Atmospheric measurements performed by the Tropospheric Airborne Meteorological Data Reporting (TAMDAR) sensors of humidity, pressure, temperature, winds, icing, and turbulence provide significant additional information in the lower troposphere. The meteorological data, along with the corresponding location, time, and altitude from built-in GPS, are relayed to a ground-based network operations center via satellite in real-time. The TAMDAR sensors were deployed on a fleet of 63 Saab 340s operated by Mesaba Airlines in the Great Lakes region as a part of the NASA-sponsored Great Lakes Fleet Experiment (GLFE) by 15 July 2005. More than 800 soundings are generated from 400 flights to 75 regional airports daily.
A study of the impact of the TAMDAR data on mesoscale NWP is conducted using a mesoscale model which employs the NCAR-AirDat real-time four-dimensional data assimilation (RT-FDDA) and the available TAMDAR data. Four parallel 12-h simulations, where the two experimental (control) runs include (withhold) TAMDAR data, are performed, with one of the two pair of experimental and control simulations having 36 sigma-levels, while the other pair of experimental and control simulations has 47 sigma-levels. Over half of the additional sigma-levels are added to the lowest 1.5 km of the second set of parallel simulations.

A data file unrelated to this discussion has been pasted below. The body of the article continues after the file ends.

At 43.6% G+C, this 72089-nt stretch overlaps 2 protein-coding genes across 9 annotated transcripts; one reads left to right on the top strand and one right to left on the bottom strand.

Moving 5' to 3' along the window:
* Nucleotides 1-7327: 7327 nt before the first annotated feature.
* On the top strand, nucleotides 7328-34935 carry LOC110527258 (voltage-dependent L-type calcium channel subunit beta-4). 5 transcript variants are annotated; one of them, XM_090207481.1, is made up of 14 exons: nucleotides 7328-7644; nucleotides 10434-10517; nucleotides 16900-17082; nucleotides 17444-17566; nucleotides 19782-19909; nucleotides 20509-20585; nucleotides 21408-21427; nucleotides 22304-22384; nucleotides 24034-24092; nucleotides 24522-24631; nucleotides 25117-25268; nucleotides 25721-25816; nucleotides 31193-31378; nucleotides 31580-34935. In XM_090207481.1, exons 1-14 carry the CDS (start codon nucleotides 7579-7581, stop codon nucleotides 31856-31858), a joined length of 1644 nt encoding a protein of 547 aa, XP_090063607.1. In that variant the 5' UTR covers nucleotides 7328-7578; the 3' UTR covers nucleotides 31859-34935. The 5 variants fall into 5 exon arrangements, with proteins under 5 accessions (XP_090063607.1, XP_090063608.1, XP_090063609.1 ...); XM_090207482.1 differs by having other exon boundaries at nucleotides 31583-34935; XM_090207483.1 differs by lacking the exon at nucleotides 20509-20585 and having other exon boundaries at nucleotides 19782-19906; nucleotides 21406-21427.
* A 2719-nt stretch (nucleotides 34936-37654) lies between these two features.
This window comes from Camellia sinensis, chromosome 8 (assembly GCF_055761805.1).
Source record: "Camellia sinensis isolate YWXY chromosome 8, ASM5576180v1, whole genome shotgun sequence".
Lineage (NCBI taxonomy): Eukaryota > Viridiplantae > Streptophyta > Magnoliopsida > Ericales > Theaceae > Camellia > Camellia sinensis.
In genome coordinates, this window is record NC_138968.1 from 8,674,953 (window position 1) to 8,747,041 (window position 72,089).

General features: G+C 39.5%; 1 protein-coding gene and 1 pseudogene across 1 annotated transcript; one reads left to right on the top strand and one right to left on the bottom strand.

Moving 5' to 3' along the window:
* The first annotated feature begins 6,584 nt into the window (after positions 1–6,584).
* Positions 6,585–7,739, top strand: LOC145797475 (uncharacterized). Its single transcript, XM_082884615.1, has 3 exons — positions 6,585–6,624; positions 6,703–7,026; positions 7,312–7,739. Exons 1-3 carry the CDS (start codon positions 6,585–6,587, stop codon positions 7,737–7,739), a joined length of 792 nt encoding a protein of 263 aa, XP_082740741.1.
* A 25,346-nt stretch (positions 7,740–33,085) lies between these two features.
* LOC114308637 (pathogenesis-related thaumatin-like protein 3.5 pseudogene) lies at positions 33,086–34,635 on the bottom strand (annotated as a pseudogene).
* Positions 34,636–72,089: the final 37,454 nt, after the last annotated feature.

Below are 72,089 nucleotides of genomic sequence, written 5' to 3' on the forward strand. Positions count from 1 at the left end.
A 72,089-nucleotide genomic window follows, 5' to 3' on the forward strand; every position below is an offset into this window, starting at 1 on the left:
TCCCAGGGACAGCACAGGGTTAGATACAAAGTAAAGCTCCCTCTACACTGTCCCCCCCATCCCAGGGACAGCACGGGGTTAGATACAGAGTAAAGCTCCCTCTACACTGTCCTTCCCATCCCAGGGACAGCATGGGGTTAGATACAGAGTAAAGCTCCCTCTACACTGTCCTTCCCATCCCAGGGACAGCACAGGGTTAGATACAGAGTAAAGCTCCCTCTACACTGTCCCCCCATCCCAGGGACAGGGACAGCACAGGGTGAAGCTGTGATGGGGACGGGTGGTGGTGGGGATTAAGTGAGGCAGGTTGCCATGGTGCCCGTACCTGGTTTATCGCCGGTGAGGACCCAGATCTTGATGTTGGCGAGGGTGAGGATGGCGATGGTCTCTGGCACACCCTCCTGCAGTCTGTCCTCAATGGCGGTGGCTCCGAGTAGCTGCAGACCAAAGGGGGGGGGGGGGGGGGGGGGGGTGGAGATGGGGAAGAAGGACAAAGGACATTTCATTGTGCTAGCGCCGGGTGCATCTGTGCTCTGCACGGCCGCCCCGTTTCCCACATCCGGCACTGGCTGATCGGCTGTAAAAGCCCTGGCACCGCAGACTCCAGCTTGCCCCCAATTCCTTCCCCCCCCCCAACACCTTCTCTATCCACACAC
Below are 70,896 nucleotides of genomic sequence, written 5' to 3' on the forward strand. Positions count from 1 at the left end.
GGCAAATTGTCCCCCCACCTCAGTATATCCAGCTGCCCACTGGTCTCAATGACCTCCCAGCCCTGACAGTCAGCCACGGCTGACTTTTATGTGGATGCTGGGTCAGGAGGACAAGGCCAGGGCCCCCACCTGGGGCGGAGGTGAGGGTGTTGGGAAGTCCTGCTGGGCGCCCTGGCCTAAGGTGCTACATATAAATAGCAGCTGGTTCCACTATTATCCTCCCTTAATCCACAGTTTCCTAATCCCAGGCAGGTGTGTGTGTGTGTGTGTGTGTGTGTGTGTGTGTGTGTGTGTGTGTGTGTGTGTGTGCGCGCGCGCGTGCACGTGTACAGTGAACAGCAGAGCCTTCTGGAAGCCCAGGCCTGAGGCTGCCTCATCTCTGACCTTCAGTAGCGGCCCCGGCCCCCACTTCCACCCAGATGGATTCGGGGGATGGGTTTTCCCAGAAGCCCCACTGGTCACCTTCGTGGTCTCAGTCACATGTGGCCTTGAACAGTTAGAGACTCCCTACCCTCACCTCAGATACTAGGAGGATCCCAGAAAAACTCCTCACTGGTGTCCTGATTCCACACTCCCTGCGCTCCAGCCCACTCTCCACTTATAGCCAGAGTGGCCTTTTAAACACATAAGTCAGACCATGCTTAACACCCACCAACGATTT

The objectives of this study are to (i) optimize impacts that TAMDAR data may have on the RT-FDDA forecast system by increasing the horizontal distribution of vertical atmospheric profiles during initialization, and (ii) to isolate the ability of the model to utilize a higher vertical resolution during summer convective forecasts.
Preliminary results suggest that the addition of TAMDAR data improves the experimental simulation for certain output parameters. Additionally, when increasing the vertical resolution, the model data assimilation is able to take more details of the high-resolution TAMDAR observations and the results show significant improvements through the 12-h experimental simulation for parameters such as geopotential height, temperature, and winds from the surface level to above the 500-hPa level. The most notable improvements occur between the 900-hPa and 800-hPa level. Results also suggest that more accurate lower and mid-tropospheric model initializations feed back to the surface, thus improving surface parameters, as well as quantitative precipitation forecasts.